This conference series for 16-19s, powered by Samsung, took place earlier this year but the discussions continue.

For the Good of Rome was a programme of one day conferences and digital experiences in April and May 2017. Designed for for A-Level students, they ran alongside our Rome MMXVII Season.

Shakespeare's Roman plays address so many important and relevant themes, asking us to explore how and why people become leaders and what our roles are as citizens.

To help us explore these ideas we asked students at the conference to consider three statements (or 'provocations'):

  1. Politics is inherently unfair in a system where it will always be the few making decisions on behalf of the many. 
  2. The art of rhetoric has no power or place in modern politics. 
  3. The qualities we admire in male leaders are seen as negative in women. 

Do you agree or disagree with these statements? How have systems and views changed and have they changed enough?

Join us in exploring these questions further. These conferences have now finished but you can still take part in our Film Challenge (deadline 18 October 2017).

Our 2017 production of Julius Caesar

Watch videos

The conference discussions were live streamed via YouTube. If you missed out, you can re-watch them or browse the videos below in which speakers explore the provocations on camera.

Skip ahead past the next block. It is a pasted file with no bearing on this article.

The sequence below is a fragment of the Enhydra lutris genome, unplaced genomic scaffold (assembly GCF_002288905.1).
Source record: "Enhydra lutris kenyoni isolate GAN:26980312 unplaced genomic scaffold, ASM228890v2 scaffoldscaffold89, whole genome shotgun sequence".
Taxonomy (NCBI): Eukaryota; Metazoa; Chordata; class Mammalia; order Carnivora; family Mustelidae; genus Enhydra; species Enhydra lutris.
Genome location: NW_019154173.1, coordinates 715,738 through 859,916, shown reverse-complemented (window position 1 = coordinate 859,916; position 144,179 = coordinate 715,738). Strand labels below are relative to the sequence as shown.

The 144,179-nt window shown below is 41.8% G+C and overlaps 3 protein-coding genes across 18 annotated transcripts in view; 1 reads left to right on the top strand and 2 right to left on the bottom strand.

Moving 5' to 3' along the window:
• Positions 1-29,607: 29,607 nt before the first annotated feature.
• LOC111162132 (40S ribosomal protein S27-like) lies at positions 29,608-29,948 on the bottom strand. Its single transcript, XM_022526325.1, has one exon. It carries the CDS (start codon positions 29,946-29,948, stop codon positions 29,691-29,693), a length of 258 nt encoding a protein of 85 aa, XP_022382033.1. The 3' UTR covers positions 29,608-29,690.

In these videos, the conference hosts introduce the three provocations, considering some of the issues and questions around each one.

If you are submitting a film to our Film Challenge, these questions and below videos are a great starting point. 

Citizenship (6 April) - with Iqbal Khan

Politics is inherently unfair in a system where it will always be the few making decisions on behalf of the many. 

  • Is it ever fair to have a few select people speaking on behalf of everyone?
  • Do you feel represented by the system in this country and what can you to make sure you do? Is it your responsibility or someone else's to make sure your voice is heard?

Rhetoric (2 May) - with George Alagiah

The art of rhetoric has no power or place in modern politics. 

  • Does rhetoric and the art of persuasive speaking still exist in modern politics, where political figures engage in social media?
  • How does modern political speaking compare to the speeches and tactics used in Shakespeare's plays? 

Women as Leaders (8 May) - with Erica Whyman

The qualities we admire in male leaders are seen as negative in women. 

  • Do you think we hold women in positions of power or authority to a different standard, or have different expectations of them?
  • What ways of exerting power and influence do we see female characters use in these plays?  
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Students returned to take part in a Makers' Lab in June 2017
Photo courtesy of © Samsung Browse and license our images

AN EDUCATION TECHNOLOGY PARTNERSHIP

These conferences, the Makers' Lab and Film Challenge form part of our digital education partnership with Samsung.